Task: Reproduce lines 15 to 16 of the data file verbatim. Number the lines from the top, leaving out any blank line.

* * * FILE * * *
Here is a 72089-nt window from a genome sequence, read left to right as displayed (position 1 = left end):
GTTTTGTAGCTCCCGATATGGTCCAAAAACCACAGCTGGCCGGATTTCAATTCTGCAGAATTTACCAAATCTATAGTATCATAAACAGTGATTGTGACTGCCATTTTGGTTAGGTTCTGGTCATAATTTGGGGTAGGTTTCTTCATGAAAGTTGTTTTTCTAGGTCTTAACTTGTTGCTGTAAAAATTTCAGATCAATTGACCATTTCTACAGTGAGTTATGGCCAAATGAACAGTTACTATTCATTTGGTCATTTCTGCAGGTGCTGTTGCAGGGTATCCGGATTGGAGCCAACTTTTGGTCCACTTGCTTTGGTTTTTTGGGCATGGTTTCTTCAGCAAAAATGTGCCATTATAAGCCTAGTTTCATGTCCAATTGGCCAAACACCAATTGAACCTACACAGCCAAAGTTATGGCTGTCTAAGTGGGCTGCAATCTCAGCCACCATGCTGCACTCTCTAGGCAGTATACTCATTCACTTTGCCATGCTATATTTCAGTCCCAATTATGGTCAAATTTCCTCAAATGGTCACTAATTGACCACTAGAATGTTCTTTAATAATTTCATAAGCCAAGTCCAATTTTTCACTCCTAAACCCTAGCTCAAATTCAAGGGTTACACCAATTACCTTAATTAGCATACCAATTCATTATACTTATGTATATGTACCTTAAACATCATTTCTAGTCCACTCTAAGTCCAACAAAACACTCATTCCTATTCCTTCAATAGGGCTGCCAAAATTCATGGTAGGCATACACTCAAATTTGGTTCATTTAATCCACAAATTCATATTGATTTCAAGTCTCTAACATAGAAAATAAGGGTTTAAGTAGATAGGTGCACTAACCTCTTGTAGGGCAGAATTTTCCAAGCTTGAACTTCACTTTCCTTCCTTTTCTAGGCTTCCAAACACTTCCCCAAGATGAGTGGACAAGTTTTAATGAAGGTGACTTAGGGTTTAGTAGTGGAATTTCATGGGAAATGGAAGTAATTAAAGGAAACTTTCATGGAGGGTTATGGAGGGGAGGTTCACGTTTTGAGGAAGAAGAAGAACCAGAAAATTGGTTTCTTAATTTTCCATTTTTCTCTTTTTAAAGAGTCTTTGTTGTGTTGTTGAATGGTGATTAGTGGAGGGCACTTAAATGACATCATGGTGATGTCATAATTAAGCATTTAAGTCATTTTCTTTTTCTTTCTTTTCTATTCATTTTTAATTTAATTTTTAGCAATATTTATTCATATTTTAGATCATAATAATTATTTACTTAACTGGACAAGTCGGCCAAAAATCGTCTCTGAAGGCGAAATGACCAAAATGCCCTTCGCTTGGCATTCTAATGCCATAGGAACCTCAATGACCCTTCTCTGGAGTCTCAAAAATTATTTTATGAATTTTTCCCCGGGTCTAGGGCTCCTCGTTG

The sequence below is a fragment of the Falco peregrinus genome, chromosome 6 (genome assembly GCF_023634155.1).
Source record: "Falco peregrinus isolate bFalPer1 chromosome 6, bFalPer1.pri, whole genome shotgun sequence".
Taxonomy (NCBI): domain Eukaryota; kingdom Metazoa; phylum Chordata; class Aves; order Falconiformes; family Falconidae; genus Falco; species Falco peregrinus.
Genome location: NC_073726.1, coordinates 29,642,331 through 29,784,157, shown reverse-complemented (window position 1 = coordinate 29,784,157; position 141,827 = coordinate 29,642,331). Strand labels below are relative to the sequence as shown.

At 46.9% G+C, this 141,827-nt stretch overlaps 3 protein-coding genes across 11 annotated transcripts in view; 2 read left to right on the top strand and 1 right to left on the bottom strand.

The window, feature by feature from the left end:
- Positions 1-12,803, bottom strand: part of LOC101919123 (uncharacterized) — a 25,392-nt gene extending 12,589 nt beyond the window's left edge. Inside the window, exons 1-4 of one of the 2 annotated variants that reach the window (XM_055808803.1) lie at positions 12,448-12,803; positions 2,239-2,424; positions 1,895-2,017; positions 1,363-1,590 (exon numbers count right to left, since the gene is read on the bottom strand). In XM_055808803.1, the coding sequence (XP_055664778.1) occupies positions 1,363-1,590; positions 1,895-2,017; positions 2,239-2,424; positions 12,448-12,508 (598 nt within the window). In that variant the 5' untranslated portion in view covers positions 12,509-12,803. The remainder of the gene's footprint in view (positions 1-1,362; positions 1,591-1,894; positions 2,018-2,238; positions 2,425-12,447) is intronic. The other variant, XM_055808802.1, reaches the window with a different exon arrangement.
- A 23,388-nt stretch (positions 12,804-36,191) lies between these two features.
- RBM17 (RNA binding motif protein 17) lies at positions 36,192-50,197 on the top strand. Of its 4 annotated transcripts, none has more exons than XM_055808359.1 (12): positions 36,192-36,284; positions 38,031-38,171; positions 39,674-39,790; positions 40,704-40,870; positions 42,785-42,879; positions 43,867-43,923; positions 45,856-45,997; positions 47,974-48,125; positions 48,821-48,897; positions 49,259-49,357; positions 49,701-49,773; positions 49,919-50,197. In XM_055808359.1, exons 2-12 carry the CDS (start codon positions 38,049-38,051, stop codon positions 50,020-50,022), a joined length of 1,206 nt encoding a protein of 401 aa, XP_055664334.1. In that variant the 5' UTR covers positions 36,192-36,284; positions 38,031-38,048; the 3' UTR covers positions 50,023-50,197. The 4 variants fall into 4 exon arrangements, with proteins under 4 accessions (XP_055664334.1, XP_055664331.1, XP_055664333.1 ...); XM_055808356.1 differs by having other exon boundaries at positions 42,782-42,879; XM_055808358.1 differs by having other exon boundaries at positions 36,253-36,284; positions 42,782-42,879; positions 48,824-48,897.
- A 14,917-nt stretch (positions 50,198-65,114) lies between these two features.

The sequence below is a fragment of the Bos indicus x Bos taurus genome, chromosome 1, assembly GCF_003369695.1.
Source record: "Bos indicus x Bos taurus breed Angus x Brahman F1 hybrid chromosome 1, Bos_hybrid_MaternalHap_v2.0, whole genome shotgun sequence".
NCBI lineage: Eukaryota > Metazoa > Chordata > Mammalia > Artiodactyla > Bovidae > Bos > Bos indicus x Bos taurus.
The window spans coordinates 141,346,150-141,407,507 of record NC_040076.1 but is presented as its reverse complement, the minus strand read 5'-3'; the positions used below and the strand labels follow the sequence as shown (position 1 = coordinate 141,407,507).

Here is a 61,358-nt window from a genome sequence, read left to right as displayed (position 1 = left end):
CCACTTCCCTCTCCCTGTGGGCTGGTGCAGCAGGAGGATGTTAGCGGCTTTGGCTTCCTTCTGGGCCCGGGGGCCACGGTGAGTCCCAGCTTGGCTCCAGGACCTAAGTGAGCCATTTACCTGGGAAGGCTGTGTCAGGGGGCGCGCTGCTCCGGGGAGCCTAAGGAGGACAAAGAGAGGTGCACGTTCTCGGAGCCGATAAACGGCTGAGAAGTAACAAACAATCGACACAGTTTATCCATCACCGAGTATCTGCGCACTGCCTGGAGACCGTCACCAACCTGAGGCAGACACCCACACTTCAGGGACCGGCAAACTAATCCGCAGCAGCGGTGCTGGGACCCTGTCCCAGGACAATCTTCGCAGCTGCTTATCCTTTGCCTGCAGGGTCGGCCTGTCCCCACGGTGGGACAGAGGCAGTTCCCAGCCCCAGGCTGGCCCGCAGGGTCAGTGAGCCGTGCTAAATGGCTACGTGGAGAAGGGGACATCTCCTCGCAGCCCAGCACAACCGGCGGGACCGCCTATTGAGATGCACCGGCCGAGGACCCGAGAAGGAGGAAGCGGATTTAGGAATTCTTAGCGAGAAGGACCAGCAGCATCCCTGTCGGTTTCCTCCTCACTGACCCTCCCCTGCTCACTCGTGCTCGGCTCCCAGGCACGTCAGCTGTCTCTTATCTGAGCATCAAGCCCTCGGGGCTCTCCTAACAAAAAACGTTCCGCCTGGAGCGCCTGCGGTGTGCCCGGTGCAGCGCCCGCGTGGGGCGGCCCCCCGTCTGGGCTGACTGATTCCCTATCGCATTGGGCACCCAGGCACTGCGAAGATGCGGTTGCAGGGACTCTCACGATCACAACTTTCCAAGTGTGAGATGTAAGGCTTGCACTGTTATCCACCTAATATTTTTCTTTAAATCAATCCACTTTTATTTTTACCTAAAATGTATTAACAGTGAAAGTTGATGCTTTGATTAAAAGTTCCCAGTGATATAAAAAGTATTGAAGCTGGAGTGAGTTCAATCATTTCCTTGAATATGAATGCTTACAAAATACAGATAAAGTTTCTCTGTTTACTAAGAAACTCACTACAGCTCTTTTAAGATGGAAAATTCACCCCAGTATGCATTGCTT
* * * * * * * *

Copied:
NCBI lineage: Eukaryota > Metazoa > Chordata > Mammalia > Artiodactyla > Bovidae > Bos > Bos indicus x Bos taurus.
The window spans coordinates 141,346,150-141,407,507 of record NC_040076.1 but is presented as its reverse complement, the minus strand read 5'-3'; the positions used below and the strand labels follow the sequence as shown (position 1 = coordinate 141,407,507).